WARSAW (Reuters) - Rescuers battled “extremely difficult” conditions on Monday searching for three Polish miners still missing two days after an earthquake, the mine’s operator JSW said.
The quake struck the Borynia-Zofiowka-Jastrzebie coal mine in southern Poland on Saturday morning, trapping seven people almost a kilometre underground. Two of them have been found dead and two others rescued.
“Rescue teams ... are progressing at a pace of several metres per hour. We’re narrowing the area where miners are located,” JSW’s chief executive, Daniel Ozon, told a news conference.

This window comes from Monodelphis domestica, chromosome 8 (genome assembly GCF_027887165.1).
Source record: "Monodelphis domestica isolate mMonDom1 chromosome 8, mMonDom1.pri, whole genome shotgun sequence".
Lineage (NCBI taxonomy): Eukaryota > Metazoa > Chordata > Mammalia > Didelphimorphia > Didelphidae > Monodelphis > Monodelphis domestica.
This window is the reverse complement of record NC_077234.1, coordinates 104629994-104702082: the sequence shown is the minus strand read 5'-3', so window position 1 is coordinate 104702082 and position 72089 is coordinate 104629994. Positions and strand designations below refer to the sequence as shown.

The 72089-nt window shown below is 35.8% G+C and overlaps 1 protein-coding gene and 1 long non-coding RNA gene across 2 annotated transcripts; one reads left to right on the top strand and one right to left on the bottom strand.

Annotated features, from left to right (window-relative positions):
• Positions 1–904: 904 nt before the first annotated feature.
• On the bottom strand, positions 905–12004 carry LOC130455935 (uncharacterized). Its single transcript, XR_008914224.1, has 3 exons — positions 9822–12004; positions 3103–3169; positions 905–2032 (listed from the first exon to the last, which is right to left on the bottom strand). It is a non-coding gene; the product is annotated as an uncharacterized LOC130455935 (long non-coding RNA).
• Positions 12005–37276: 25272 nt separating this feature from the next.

Friends and relatives lit candles at the mine’s entrance, next to a banner reading “Miners of Zofiowka - We Are With You”.
“My husband works here too, that is why my heart goes out to the families ... I would not like to be in their place,” said one woman who only gave her first mane, Malgorzata.
About 250 people were working underground at the time of the quake. The missing miners were from a team drilling a new tunnel.
The 3.5-4.0 magnitude quake was the strongest recorded in the mine, officials there said.
Around 83,000 people work in Poland’s coal mining sector. Last year 15 miners died, and another eight so far this year.
Reporting by Marcin Goclowski and Pawel Sobczak; Editing by Andrew Heavens